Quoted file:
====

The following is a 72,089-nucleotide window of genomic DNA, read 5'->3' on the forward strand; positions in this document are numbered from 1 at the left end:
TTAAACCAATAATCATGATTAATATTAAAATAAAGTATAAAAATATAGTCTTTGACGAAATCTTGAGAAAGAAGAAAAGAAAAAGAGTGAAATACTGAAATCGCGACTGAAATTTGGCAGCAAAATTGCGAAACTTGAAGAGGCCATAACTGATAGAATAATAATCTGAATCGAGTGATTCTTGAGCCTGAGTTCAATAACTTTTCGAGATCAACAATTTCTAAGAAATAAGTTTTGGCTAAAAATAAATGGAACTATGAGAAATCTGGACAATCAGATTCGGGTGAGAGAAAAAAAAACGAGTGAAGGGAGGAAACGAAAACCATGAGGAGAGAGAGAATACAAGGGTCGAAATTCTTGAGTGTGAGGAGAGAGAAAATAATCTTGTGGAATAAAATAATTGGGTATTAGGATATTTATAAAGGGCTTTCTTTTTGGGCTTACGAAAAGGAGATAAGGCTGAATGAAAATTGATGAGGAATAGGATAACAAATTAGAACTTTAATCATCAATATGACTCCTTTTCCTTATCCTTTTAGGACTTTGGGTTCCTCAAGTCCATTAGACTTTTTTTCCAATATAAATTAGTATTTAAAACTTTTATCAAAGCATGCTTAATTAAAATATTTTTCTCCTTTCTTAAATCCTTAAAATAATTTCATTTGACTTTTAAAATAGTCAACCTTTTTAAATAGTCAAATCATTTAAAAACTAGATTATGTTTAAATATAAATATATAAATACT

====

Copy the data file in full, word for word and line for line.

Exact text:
The following is a 72,089-nucleotide window of genomic DNA, read 5'->3' on the forward strand; positions in this document are numbered from 1 at the left end:
TTAAACCAATAATCATGATTAATATTAAAATAAAGTATAAAAATATAGTCTTTGACGAAATCTTGAGAAAGAAGAAAAGAAAAAGAGTGAAATACTGAAATCGCGACTGAAATTTGGCAGCAAAATTGCGAAACTTGAAGAGGCCATAACTGATAGAATAATAATCTGAATCGAGTGATTCTTGAGCCTGAGTTCAATAACTTTTCGAGATCAACAATTTCTAAGAAATAAGTTTTGGCTAAAAATAAATGGAACTATGAGAAATCTGGACAATCAGATTCGGGTGAGAGAAAAAAAAACGAGTGAAGGGAGGAAACGAAAACCATGAGGAGAGAGAGAATACAAGGGTCGAAATTCTTGAGTGTGAGGAGAGAGAAAATAATCTTGTGGAATAAAATAATTGGGTATTAGGATATTTATAAAGGGCTTTCTTTTTGGGCTTACGAAAAGGAGATAAGGCTGAATGAAAATTGATGAGGAATAGGATAACAAATTAGAACTTTAATCATCAATATGACTCCTTTTCCTTATCCTTTTAGGACTTTGGGTTCCTCAAGTCCATTAGACTTTTTTTCCAATATAAATTAGTATTTAAAACTTTTATCAAAGCATGCTTAATTAAAATATTTTTCTCCTTTCTTAAATCCTTAAAATAATTTCATTTGACTTTTAAAATAGTCAACCTTTTTAAATAGTCAAATCATTTAAAAACTAGATTATGTTTAAATATAAATATATAAATACT